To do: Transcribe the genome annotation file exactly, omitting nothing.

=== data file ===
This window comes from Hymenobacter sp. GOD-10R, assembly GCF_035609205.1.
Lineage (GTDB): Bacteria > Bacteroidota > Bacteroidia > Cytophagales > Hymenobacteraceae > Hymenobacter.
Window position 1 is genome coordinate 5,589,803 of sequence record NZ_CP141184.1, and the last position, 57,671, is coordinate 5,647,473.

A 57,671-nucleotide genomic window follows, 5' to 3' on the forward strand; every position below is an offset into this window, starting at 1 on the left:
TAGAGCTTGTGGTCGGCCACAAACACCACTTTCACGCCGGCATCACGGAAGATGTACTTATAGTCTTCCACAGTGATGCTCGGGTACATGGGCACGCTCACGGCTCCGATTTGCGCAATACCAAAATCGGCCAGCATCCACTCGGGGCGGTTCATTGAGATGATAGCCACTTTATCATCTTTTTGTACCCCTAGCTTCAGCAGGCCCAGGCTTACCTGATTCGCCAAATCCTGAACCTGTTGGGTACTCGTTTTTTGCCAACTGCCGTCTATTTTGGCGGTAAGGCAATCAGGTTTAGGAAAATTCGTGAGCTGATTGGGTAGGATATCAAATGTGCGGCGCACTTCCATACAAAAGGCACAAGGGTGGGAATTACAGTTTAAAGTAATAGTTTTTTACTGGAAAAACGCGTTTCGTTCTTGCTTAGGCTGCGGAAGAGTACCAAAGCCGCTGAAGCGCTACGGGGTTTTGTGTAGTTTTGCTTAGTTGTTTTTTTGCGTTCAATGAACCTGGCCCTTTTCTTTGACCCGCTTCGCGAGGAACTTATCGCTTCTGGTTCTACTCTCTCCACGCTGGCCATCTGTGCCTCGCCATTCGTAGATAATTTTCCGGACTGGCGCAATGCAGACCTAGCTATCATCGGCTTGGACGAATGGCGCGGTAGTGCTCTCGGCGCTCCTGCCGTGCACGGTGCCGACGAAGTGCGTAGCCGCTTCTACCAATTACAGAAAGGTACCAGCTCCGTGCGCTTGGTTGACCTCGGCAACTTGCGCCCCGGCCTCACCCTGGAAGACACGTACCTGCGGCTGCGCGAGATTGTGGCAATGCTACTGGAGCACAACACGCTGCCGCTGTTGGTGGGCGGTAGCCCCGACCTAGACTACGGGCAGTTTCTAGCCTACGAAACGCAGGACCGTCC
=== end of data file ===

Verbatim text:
This window comes from Hymenobacter sp. GOD-10R, assembly GCF_035609205.1.
Lineage (GTDB): Bacteria > Bacteroidota > Bacteroidia > Cytophagales > Hymenobacteraceae > Hymenobacter.
Window position 1 is genome coordinate 5,589,803 of sequence record NZ_CP141184.1, and the last position, 57,671, is coordinate 5,647,473.

A 57,671-nucleotide genomic window follows, 5' to 3' on the forward strand; every position below is an offset into this window, starting at 1 on the left:
TAGAGCTTGTGGTCGGCCACAAACACCACTTTCACGCCGGCATCACGGAAGATGTACTTATAGTCTTCCACAGTGATGCTCGGGTACATGGGCACGCTCACGGCTCCGATTTGCGCAATACCAAAATCGGCCAGCATCCACTCGGGGCGGTTCATTGAGATGATAGCCACTTTATCATCTTTTTGTACCCCTAGCTTCAGCAGGCCCAGGCTTACCTGATTCGCCAAATCCTGAACCTGTTGGGTACTCGTTTTTTGCCAACTGCCGTCTATTTTGGCGGTAAGGCAATCAGGTTTAGGAAAATTCGTGAGCTGATTGGGTAGGATATCAAATGTGCGGCGCACTTCCATACAAAAGGCACAAGGGTGGGAATTACAGTTTAAAGTAATAGTTTTTTACTGGAAAAACGCGTTTCGTTCTTGCTTAGGCTGCGGAAGAGTACCAAAGCCGCTGAAGCGCTACGGGGTTTTGTGTAGTTTTGCTTAGTTGTTTTTTTGCGTTCAATGAACCTGGCCCTTTTCTTTGACCCGCTTCGCGAGGAACTTATCGCTTCTGGTTCTACTCTCTCCACGCTGGCCATCTGTGCCTCGCCATTCGTAGATAATTTTCCGGACTGGCGCAATGCAGACCTAGCTATCATCGGCTTGGACGAATGGCGCGGTAGTGCTCTCGGCGCTCCTGCCGTGCACGGTGCCGACGAAGTGCGTAGCCGCTTCTACCAATTACAGAAAGGTACCAGCTCCGTGCGCTTGGTTGACCTCGGCAACTTGCGCCCCGGCCTCACCCTGGAAGACACGTACCTGCGGCTGCGCGAGATTGTGGCAATGCTACTGGAGCACAACACGCTGCCGCTGTTGGTGGGCGGTAGCCCCGACCTAGACTACGGGCAGTTTCTAGCCTACGAAACGCAGGACCGTCC